Some consumers claim that Shamrock Building Materials’ Limerick 30 shingles fail to seal after installation and have caused water damage to customers’ homes.
What’s Wrong with the Shingles?
Shamrock’s Limerick 30 shingles are designed and marketed as self-sealing shingles that have a greater ease of application than other shingles on the market. The design is supposed to eliminate the possibility of water intrusion.
According to the contractor’s lawsuit, however, Shamrock’s Limerick 30 shingles failed to seal and caused substantial water damage when rain was able to get underneath the shingles.
The lawsuit alleged that when the contractor began installing the shingles on a customer’s home, he “immediately began experiencing problems with the shingles, in that they were often stuck together inside the packaging, and frequently tore when efforts were made to pull them apart, significantly increasing the amount of time it took for the shingles’ installation, and thereby reducing the efficiency of the contractor.”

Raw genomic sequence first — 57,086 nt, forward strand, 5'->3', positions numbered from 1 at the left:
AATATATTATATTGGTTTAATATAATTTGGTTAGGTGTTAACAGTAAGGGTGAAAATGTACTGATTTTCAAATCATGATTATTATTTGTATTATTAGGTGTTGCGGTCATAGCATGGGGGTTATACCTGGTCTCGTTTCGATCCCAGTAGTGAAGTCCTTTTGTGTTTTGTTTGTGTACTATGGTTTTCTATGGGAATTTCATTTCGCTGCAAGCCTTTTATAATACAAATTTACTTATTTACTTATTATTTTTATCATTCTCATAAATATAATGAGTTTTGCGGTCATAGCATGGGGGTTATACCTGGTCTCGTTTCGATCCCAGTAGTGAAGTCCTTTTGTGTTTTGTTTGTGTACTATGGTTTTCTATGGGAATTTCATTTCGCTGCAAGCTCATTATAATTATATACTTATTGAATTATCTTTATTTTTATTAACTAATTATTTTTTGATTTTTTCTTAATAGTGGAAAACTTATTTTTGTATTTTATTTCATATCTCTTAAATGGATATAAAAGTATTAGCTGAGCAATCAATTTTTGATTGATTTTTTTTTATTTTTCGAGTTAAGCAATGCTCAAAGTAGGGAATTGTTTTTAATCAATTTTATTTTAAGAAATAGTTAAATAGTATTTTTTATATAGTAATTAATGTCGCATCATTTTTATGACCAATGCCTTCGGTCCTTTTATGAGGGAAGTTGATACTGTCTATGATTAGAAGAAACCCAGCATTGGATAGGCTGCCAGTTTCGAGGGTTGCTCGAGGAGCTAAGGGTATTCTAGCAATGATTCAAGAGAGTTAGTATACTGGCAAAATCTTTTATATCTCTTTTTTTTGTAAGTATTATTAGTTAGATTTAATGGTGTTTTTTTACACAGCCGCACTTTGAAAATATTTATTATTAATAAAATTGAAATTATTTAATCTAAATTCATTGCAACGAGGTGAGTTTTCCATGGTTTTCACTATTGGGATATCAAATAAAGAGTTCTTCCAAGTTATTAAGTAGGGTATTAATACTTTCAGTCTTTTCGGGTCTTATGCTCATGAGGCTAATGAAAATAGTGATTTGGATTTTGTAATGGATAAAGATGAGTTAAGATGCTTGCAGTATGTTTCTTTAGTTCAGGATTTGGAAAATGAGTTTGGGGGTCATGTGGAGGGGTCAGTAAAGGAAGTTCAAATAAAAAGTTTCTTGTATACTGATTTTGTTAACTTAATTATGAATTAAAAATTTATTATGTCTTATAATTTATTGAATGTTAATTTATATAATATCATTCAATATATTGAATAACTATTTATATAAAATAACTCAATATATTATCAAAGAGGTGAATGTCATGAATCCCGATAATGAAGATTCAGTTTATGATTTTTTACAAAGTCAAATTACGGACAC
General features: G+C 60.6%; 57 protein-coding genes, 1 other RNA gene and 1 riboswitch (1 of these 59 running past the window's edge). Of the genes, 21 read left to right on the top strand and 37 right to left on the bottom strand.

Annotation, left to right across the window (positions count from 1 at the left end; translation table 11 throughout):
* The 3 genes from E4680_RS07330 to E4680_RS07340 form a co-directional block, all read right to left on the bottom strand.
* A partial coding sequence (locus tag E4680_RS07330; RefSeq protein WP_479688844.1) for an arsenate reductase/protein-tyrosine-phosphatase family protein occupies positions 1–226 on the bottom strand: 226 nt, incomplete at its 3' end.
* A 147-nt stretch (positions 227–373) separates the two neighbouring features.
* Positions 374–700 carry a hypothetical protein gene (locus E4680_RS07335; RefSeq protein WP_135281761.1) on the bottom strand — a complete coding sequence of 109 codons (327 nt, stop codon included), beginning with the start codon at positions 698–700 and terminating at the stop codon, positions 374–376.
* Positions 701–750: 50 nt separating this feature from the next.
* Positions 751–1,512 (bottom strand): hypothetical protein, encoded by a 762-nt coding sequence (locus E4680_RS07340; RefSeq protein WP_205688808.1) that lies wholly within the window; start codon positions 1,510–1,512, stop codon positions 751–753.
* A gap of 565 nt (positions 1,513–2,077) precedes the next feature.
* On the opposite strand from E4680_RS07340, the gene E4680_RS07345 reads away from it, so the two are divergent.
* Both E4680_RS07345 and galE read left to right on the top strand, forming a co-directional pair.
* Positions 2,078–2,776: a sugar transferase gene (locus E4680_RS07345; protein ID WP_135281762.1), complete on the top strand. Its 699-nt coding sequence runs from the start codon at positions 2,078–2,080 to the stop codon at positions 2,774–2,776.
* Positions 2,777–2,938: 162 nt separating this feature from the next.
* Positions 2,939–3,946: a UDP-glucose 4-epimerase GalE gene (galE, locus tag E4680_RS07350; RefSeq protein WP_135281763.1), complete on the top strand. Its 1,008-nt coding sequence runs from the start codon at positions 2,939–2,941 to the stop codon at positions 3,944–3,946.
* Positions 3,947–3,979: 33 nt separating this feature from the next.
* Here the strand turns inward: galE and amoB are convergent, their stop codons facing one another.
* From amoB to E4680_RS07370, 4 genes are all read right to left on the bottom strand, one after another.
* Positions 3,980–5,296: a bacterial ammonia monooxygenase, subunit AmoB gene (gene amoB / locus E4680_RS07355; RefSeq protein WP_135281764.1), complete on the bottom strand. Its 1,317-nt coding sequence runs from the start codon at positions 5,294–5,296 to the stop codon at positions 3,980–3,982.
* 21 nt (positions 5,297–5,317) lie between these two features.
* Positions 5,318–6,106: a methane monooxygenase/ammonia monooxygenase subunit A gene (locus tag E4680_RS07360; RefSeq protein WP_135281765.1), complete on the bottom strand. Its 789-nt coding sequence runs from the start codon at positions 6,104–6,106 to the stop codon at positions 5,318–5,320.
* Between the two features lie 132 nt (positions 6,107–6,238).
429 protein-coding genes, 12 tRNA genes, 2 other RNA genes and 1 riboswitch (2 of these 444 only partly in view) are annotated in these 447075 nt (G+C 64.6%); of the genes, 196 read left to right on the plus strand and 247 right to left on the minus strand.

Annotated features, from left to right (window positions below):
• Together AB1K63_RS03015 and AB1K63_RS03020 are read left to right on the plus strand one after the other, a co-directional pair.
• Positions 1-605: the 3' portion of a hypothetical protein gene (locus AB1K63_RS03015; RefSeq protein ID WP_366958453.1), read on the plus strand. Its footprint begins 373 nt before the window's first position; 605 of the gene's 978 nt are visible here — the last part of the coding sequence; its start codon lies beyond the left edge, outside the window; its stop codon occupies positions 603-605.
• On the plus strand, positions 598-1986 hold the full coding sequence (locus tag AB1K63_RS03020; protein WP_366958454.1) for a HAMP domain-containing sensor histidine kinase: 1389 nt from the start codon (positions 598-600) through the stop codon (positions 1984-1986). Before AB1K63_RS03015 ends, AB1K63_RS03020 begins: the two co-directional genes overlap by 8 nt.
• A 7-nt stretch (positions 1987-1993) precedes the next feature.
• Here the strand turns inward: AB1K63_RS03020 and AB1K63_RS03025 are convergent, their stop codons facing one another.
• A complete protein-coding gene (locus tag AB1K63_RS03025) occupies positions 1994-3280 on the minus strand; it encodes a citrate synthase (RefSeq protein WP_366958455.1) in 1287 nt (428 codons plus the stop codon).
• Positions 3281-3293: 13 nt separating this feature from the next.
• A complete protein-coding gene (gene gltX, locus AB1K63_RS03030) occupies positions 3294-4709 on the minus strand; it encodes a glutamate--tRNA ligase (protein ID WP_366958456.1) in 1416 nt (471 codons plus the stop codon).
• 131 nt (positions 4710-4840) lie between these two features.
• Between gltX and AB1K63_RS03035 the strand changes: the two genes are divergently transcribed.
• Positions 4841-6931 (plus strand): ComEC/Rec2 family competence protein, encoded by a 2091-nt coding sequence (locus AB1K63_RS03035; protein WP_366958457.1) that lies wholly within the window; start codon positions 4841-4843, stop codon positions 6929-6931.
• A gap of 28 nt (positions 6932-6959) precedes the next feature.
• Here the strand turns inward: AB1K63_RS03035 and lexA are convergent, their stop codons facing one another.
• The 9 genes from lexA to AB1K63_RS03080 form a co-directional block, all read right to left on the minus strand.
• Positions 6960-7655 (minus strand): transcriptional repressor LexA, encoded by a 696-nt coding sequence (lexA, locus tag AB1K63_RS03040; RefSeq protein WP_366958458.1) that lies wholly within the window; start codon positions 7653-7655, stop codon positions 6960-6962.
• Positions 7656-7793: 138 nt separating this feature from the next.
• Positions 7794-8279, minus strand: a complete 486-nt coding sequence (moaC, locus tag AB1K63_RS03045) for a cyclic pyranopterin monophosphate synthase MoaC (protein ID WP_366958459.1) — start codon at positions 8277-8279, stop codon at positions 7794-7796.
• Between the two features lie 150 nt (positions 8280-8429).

In addition, the roofing contractor noticed that the shingles were failing to self-seal after installation despite the fact that they were installed in the middle of summer when sealing would normally occur within a few minutes, according to the suit.
The lawsuit claims that the contractor contacted Shamrock after experiencing these problems and was told to install a tarp on the roof to protect it from the elements while a new shipment of Limerick 30 shingles would be sent. That night, there was a major rainstorm in the area, which caused substantial water damage to the unroofed home, according to the suit.
Additionally, the lawsuit alleged that, in another home, Shamrock’s Limerick 30 shingles failed to seal and caused substantial water damage after wind-driven rain was able to get underneath the shingles and penetrate the roof. The lawsuit also claimed that some of the homes with the shingles developed mold caused by water intrusion.